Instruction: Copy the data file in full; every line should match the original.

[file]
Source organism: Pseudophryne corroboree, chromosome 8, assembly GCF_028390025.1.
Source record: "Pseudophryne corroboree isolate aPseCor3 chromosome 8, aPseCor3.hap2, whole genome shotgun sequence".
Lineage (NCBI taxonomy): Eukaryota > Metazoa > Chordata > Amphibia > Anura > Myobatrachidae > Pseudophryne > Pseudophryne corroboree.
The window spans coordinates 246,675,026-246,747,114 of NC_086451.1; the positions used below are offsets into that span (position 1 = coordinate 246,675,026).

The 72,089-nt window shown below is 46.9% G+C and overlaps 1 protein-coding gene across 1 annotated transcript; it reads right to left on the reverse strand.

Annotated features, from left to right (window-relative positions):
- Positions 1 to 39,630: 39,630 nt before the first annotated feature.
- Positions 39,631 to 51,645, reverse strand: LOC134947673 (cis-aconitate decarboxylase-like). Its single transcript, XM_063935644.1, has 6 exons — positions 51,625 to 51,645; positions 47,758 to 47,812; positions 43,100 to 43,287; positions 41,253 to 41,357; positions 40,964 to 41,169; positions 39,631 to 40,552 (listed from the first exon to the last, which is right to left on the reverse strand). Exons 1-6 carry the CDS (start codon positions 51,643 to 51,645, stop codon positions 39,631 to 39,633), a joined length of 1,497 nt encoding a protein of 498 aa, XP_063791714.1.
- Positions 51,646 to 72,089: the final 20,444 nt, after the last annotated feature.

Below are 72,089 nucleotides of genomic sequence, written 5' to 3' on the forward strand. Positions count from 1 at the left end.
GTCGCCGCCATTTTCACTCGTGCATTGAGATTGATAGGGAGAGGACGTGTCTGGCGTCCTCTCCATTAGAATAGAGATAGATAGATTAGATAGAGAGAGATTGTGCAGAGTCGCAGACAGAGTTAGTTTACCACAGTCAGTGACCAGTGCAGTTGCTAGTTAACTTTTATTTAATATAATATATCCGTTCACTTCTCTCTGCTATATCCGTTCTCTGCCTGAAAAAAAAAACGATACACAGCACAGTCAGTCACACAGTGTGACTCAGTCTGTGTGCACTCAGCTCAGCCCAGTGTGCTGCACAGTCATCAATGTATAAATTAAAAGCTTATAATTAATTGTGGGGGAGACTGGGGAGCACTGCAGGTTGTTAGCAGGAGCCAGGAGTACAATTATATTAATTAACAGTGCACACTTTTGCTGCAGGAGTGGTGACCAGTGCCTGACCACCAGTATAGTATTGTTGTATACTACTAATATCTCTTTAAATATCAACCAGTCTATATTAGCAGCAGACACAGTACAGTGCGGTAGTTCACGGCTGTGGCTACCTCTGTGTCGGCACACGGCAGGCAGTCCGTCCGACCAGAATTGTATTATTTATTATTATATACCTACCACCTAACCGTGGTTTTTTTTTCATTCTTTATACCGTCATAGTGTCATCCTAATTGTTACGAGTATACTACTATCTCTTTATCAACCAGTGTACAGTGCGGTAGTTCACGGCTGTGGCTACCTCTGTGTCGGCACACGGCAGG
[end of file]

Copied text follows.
Source organism: Pseudophryne corroboree, chromosome 8, assembly GCF_028390025.1.
Source record: "Pseudophryne corroboree isolate aPseCor3 chromosome 8, aPseCor3.hap2, whole genome shotgun sequence".
Lineage (NCBI taxonomy): Eukaryota > Metazoa > Chordata > Amphibia > Anura > Myobatrachidae > Pseudophryne > Pseudophryne corroboree.
The window spans coordinates 246,675,026-246,747,114 of NC_086451.1; the positions used below are offsets into that span (position 1 = coordinate 246,675,026).

The 72,089-nt window shown below is 46.9% G+C and overlaps 1 protein-coding gene across 1 annotated transcript; it reads right to left on the reverse strand.

Annotated features, from left to right (window-relative positions):
- Positions 1 to 39,630: 39,630 nt before the first annotated feature.
- Positions 39,631 to 51,645, reverse strand: LOC134947673 (cis-aconitate decarboxylase-like). Its single transcript, XM_063935644.1, has 6 exons — positions 51,625 to 51,645; positions 47,758 to 47,812; positions 43,100 to 43,287; positions 41,253 to 41,357; positions 40,964 to 41,169; positions 39,631 to 40,552 (listed from the first exon to the last, which is right to left on the reverse strand). Exons 1-6 carry the CDS (start codon positions 51,643 to 51,645, stop codon positions 39,631 to 39,633), a joined length of 1,497 nt encoding a protein of 498 aa, XP_063791714.1.
- Positions 51,646 to 72,089: the final 20,444 nt, after the last annotated feature.

Below are 72,089 nucleotides of genomic sequence, written 5' to 3' on the forward strand. Positions count from 1 at the left end.
GTCGCCGCCATTTTCACTCGTGCATTGAGATTGATAGGGAGAGGACGTGTCTGGCGTCCTCTCCATTAGAATAGAGATAGATAGATTAGATAGAGAGAGATTGTGCAGAGTCGCAGACAGAGTTAGTTTACCACAGTCAGTGACCAGTGCAGTTGCTAGTTAACTTTTATTTAATATAATATATCCGTTCACTTCTCTCTGCTATATCCGTTCTCTGCCTGAAAAAAAAAACGATACACAGCACAGTCAGTCACACAGTGTGACTCAGTCTGTGTGCACTCAGCTCAGCCCAGTGTGCTGCACAGTCATCAATGTATAAATTAAAAGCTTATAATTAATTGTGGGGGAGACTGGGGAGCACTGCAGGTTGTTAGCAGGAGCCAGGAGTACAATTATATTAATTAACAGTGCACACTTTTGCTGCAGGAGTGGTGACCAGTGCCTGACCACCAGTATAGTATTGTTGTATACTACTAATATCTCTTTAAATATCAACCAGTCTATATTAGCAGCAGACACAGTACAGTGCGGTAGTTCACGGCTGTGGCTACCTCTGTGTCGGCACACGGCAGGCAGTCCGTCCGACCAGAATTGTATTATTTATTATTATATACCTACCACCTAACCGTGGTTTTTTTTTCATTCTTTATACCGTCATAGTGTCATCCTAATTGTTACGAGTATACTACTATCTCTTTATCAACCAGTGTACAGTGCGGTAGTTCACGGCTGTGGCTACCTCTGTGTCGGCACACGGCAGG